By Shelby Brown–
U of L Professor Carol Hanchette died over fall break while hiking in Bighorn National Forest. Hanchette, an avid hiker, is remembered by her friends and colleagues as a dedicated educator.
“She was brilliant and a tremendously hard worker. She leaves a huge gap in our department. (She was) a real geographer’s geographer,” Geography and Geoscience department chair David Howarth said.
Hanchette was active in research. Her most recent grant from the National Institute of Environmental Health Sciences was featured in Dean Kimberly Kempf-Leonard’s State of the College address.
“Dr. Hanchette was a terrific colleague and will be greatly missed,” Kempf-Leonard said.
Former Geography and Geoscience department chair Keith Mountain said Hanchette was deeply engaged with students, supplying endless energy to the department.
“She was just a really pleasant person to be around, always had something funny to say, life was always to be enjoyed,” Mountain said.
Mountain praised Hanchette’s growth with the graduate program, saying it flourished under her guidance.
“We’re not going to be able to replace Carol,” he said.
Several of Hanchette’s students spoke about their time in her class, the professor leaving a lasting impression on them.
“I could tell that she’s a really wonderful and passionate person. I think her passion really shined through on everything she does. She’s just goofy, but also very serious at the same time whenever she’s speaking about something she really loves,” U of L student Shelby Hatfield said.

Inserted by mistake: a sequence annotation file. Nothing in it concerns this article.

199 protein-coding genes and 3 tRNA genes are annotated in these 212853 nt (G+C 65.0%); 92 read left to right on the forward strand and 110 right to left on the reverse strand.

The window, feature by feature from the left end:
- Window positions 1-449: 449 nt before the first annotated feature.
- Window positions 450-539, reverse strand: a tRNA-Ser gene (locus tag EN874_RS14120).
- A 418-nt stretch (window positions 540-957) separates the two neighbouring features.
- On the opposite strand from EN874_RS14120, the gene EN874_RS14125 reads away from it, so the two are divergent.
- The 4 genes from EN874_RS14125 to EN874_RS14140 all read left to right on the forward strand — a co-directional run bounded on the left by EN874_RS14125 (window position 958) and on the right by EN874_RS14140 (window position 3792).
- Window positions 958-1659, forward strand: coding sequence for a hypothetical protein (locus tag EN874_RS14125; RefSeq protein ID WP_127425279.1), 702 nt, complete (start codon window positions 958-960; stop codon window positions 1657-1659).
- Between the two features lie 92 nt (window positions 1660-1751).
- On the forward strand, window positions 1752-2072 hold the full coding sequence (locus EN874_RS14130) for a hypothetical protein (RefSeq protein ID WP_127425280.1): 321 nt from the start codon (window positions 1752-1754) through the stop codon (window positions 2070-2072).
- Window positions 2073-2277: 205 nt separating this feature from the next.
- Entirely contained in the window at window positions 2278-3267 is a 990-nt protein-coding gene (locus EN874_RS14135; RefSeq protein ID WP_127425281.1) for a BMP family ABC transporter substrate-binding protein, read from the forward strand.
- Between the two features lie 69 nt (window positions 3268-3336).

Margaret Madden took two of Hanchette’s classes. Madden considers her one of her favorite professors.
“She’s just really amazing, she’s so intelligent and she’s had so many experiences in her life that it’s amazing to sit and listen to all of her stories and she’s so interesting because of that. She’s a really good teacher,” Madden said. “Whenever you go to class you’re excited because she always finds a way to tie everything together with her experiences and make you remember the material. She cares a lot about all of us.”
Kaitlin Smith remembers the values Hanchette instilled in her class.
“We’re just a family up here in Geography, so it’s hard today,” Smith said.
Johnson County Sheriff’s department received a call from Richard Cornelius, Hanchette’s hiking partner Oct. 9 around 5 p.m., reporting her missing. The two became separated and Cornelius spent two nights in the wilderness during a sudden snow storm. After the weather cleared, Cornelius returned to camp and found a note from Hanchette there.
“She was concerned enough for him that she started going out to find help at some point either Sunday night or during the snowstorm and got disoriented as well,” Sheriff Steve Kozisek said.
A team of 38 assembled to search the forest and an airplane. Hanchette’s body was found the next morning, the coroner ruled the cause of death hypothermia.
Kozisek said the trails Hanchette and Cornelius were on were not well defined. Hikers going missing happens sometimes.
“People miss trails, they get lost up there, it’s not common but it’s not unheard of either,” he said.
Weather patterns in the mountains are also erratic.
“We all feel bad about her loss and wish the results would’ve been different. Our thoughts and prayers are with her family now,” Kozisek said.